However, a recent investigation showed that publicizing your goals may actually lead to a lower likelihood of working toward them. In 4 studies, Peter Gollwitzer and colleagues (2009) asked people to report how important certain goals were to them. These responses were then turned into the experimenter who read them over (making them socially known) or set it aside without looking at them (making them private). Following this, the students completed tasks that were related to their goals. In all studies, they found that while both groups were made up of people strongly committed to their goals, it was people who kept their goals private that were more likely to actually engage in behaviors that were consistent with their intentions.

This finding, while somewhat surprising, is actually consistent with work done by classic theorists such as Kurt Lewin. Namely, the act of stating one’s intentions publicly is symbolic and creates a premature feeling of success, leading people to feel as if they’re already on their way to achieving their goals. In turn, this false sense of accomplishment makes people less likely to engage in the necessary behaviors for achieving those goals. And with this, I’m off to work on some of my own goals, none of which I can or should tell you about.

square-eye Does announcing your goals help you succeed?

square-eye Gollwitzer et al. (2009). When intentions go public: Does social reality widen the intention-behavior gap?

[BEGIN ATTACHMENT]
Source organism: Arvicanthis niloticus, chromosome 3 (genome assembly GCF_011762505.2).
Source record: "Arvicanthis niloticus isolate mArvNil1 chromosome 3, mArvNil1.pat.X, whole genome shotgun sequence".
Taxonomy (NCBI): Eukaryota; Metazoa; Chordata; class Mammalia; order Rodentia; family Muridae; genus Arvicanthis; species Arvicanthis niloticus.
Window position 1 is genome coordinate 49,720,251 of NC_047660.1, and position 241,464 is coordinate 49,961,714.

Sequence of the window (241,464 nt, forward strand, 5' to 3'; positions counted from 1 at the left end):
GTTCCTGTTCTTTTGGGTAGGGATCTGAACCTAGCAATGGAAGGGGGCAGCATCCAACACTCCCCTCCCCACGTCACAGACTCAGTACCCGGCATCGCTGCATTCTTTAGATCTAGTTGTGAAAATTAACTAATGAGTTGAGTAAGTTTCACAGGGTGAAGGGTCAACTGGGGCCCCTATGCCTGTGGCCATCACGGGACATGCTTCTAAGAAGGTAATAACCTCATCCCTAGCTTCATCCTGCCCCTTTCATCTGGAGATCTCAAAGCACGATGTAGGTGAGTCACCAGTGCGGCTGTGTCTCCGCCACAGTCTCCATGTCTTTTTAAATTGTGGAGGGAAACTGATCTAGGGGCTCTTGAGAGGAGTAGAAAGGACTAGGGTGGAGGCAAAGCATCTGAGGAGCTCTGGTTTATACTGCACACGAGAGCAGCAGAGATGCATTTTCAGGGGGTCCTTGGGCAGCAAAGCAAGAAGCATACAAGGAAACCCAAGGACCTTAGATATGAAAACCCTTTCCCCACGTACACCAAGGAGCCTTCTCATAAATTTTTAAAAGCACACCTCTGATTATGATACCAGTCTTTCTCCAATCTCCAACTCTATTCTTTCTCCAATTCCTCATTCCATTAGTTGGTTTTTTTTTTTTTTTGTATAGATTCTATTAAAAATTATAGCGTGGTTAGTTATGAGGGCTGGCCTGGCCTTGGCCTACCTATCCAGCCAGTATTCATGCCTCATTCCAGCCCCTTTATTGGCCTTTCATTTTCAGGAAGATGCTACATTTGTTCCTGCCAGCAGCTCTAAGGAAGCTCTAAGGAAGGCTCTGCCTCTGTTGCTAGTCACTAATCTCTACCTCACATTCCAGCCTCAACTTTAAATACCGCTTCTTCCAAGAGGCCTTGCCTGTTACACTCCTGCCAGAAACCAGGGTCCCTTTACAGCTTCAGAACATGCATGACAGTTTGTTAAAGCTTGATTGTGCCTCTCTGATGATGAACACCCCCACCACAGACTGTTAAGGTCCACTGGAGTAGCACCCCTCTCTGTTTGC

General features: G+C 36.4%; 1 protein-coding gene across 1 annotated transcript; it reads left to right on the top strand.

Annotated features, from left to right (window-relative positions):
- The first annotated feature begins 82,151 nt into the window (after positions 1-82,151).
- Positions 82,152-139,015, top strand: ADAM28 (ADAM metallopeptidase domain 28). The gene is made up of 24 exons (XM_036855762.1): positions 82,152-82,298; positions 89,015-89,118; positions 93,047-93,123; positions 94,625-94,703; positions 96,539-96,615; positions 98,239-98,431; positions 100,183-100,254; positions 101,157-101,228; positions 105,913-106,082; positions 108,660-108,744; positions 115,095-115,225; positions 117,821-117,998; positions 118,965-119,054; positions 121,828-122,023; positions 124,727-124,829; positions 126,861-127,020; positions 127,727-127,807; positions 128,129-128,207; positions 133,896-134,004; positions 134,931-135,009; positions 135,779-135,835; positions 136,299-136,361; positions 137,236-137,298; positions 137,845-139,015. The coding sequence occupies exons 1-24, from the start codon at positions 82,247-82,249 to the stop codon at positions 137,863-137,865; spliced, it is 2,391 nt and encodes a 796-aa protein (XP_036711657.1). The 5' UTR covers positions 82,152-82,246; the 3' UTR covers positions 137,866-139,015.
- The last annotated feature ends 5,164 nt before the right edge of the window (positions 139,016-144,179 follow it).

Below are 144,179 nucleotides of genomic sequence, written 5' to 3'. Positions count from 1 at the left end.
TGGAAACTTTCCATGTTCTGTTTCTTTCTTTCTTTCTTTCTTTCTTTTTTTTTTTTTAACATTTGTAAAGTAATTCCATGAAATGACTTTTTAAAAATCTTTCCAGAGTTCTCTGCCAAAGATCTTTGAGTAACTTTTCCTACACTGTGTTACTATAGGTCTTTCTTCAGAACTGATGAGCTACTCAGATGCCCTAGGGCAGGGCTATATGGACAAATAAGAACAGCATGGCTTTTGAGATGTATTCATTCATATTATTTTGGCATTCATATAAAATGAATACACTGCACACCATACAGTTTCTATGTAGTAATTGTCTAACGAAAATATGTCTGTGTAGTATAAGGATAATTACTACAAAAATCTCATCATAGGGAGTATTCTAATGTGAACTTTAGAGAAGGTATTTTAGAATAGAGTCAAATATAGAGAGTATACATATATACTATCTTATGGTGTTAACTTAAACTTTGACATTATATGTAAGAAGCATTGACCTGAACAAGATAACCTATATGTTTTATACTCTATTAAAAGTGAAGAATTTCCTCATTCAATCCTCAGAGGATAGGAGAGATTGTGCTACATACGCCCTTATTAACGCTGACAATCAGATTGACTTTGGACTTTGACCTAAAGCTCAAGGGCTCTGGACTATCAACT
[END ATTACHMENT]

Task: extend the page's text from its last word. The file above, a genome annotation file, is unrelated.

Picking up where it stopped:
Benevolent Sexism and Hollywood

HannahmileyThis week some people in Hollywood have drawn attention to a double standard regarding photos of two teenage stars. In 2008, the 15 year old teen singer and actress Miley Cyrus appeared in a photo shoot for Vanity Fair magazine in which she was shirtless and wrapped in a sheet. Shortly after these images were released, many criticized the photographer and magazine for taking advantage of the young star and sexualizing her to sell magazines.

taylorlautner

A similar phenomenon is currently occurring, but this time with Taylor Lautner, one of the teenage stars of Twilight. Many of the promotional images and videos for the film have featured the 17 year old start appearing shirtless. However, unlike with the situation involving Cyrus, there has been little criticism or media attention about his photos and whether the marketing campaign unfairly sexualizes him to promote the movie.

This double standard, that a young male can appear shirtless to help publicize his movie while his female counterpart is criticized for similar behavior has brought attention to the differential treatment of men and women in Hollywood. Consequently, many are left wondering why only the Miley Cyrus pictures brought such staunch criticism while the Lautner ones have not. One possible explanation is that of benevolent sexism (Glick & Fiske, 1997). Ambivalent Sexism Theory states that sexism may exist in two forms: hostile or benevolent. Hostile sexism seeks to relegate women to subordinate roles typically through overt and derogatory characterizations. Benevolent sexism, while problematic because it also relegates women to subservient roles, is often more covert. This form of sexism typically views women as weak or objects that need to be protected.